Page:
USB Charger From Makita Batteries




Having the power go out a few times this year for over a day or more at a time left me without a way to charge portable electronics, iphone etc. Besides running out to the truck (to use the 12v port) in the middle of a storm I wanted to see if I could use the batteries from my power tools to charge them. Having 12v adapters for use in vehicle's I came up with a way to connect a cigarette lighter socket to my Makita batteries.

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Step 1: Holder for Cigarette Lighter Type Power Socket

I was initially going to fabricate the holder for the 12v port, then I remembered I had a burnt out impact driver I was saving for parts. I lucked out and the 12v port fit in side the handle. Unfortunately the power socket that I have will ended up sitting well above the top of where I plan on cutting the housing but that won't be a problem.

Step 2: Cutting the Housing

I was pondering wether to wire a step down circuit from 18v to 12v but seeing that the adapters will take 12 - 24 volts I decided just to add a fused link.
I Started by cutting the top of the housing off just above where the trigger was.

Step 3: Fusable Link

I used 2 Blue Female blade connectors with the plastic removed  and automotive blade fuse (10a) for the fused link

Step 4: Wiring the Power Socket

I started by soldering 2  wires, longer than I needed  to the + and  - of the cigarette lighter type power socket and checked conductivity . I used 12g automotive wire ..... well because that's what I had.
Then found place on the Housing where I could put the fuse and cut a slot.

Step 5: Making Fuse Holder

To make the fuse holder I needed  to secure the female blade connectors to the Housing. I had some Modeling Plastic, that melts in hot water and hardens at room temperature which made for a fast setting application. Other material like epoxy, bondo, Surgu could be used.
I greased the blades of the fuse and put the female blade connector on the fuse, placed the fuse in the slot I cut out in the housing and applied the plastic to the inside. Once the plastic harden I removed the fuse and now have  an inline fuse holder. After I did this I realized I should have soldered the wires to female blade connectors first................ oh well I made work.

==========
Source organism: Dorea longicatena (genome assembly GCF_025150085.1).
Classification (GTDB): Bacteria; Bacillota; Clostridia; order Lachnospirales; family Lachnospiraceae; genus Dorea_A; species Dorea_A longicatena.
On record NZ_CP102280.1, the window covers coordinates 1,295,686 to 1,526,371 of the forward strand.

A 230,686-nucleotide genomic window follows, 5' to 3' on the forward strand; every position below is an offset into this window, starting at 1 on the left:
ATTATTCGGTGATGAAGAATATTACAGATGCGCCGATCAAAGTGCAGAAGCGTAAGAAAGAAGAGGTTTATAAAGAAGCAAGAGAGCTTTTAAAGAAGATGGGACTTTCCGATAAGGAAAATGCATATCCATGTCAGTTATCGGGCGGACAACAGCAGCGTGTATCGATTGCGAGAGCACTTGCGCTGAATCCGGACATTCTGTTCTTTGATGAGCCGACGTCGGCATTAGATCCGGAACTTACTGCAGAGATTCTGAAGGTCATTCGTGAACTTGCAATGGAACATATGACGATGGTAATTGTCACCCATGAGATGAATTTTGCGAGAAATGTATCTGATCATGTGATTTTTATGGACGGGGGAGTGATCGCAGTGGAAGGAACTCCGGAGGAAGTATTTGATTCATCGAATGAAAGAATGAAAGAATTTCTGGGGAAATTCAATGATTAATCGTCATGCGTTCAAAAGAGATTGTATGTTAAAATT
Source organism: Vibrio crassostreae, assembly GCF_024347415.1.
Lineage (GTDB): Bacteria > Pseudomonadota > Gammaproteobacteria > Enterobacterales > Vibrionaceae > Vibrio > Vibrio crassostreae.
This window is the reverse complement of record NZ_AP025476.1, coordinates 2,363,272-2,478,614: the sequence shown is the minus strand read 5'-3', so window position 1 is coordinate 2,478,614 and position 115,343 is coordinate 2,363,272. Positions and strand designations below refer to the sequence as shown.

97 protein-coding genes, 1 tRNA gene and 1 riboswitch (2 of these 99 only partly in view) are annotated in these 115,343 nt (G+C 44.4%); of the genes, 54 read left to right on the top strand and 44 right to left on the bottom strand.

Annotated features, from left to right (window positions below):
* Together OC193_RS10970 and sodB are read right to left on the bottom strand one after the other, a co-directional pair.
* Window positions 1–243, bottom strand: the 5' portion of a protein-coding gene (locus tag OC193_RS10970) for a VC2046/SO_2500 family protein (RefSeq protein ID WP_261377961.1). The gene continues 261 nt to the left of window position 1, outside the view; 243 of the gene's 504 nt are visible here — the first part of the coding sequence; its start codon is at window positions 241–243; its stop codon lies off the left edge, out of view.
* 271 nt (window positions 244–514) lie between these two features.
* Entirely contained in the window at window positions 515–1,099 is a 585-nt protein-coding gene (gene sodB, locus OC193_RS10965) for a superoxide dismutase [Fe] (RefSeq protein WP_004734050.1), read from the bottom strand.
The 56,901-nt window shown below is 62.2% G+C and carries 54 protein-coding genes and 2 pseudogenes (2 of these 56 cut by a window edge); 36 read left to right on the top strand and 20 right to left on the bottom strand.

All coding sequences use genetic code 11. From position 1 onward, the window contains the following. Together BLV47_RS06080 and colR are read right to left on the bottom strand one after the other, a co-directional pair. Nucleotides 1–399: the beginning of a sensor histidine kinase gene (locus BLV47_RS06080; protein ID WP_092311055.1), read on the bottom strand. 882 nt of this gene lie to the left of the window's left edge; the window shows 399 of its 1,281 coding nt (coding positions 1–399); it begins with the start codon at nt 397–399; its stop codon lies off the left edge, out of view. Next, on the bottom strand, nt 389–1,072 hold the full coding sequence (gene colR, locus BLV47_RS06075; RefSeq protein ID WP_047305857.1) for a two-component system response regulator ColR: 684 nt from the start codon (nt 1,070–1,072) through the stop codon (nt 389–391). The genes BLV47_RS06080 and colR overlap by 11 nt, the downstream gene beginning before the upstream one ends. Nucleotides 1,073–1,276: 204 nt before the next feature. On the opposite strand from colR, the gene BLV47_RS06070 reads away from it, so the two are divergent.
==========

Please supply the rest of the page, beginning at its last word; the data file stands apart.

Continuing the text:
Step 6: Finish the Wiring

Now I laid out the power socket  to get the wire length to connect to the fuse holder and the Battery Terminal, cut the wires to size the neg. inline to the fuse then soldering yellow female blade connectors (plastic removed) to the ends to connect to the Battery Terminal. Check Conductivity 

Step 7: Filling in the Top Gap

The power socket that I had ended up sitting well above the top of the housing so I used Water Putty to fill in the top and to secure the power socket to the housing. First I sprayed white lithium grease on the empty side of the housing as a mould release, stuffed plastic wrap under the power socket to stop the Water Putty from filling the inside up. Assembled the housing together and used masking tape to make a mould around the top, mixed the Water Putty and poured in the top and let sit fer a day to set.

Step 8: Shape Top and Finish

Removed tape then gently separated the housing and removed the stuffed plastic wrap. Rechecked the wiring and reassembled housing so I could shape and sand top. Masked the housing and the top of the power socket and used some rubberized truck Bed spray I had to cover the Water Putty area, let dry.

Step 9:

Slid a battery on checked the power and inserted the USB adapter. Now I have a portable power socket to use with the batteries that already have.

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    10 Discussions


    6 years ago on Introduction

    Brilliant ! I was actually just about considering buying the milwaukee 12v "box" only because it comes with a 12v cigarette socket. Thank god that I stumpled upon your article today. I will emediately start copying your (much much better) idea :)

    Casper Christensen, Denmark


    7 years ago on Introduction

    Thank You! I hope to have one of these soon for myself. :P


    7 years ago on Introduction

    what's that "truck bed spray" you used?

    i've been looking for a decent spray-on stuff like that and there are many products, with varying reviews.

    i just need a tough, textured finish for my projects. any recommendations ?

    2 replies

    Reply 7 years ago on Introduction

    Iv'ed used duplicolor, EZ Liner and RUST-OLEUM Truck Bed Coatings. All seem to hold up good as long as you prep your surface right. Prime bare metal, scuff up painted surfaces remove greese and dust etc.
    RUST-OLEUM has a nice any angle spay tip which is good fer those awkward jobs.


    Reply 7 years ago on Introduction

    thanks for the swift and helpful reply, will really help me out with putting a great finish on some of my projects :)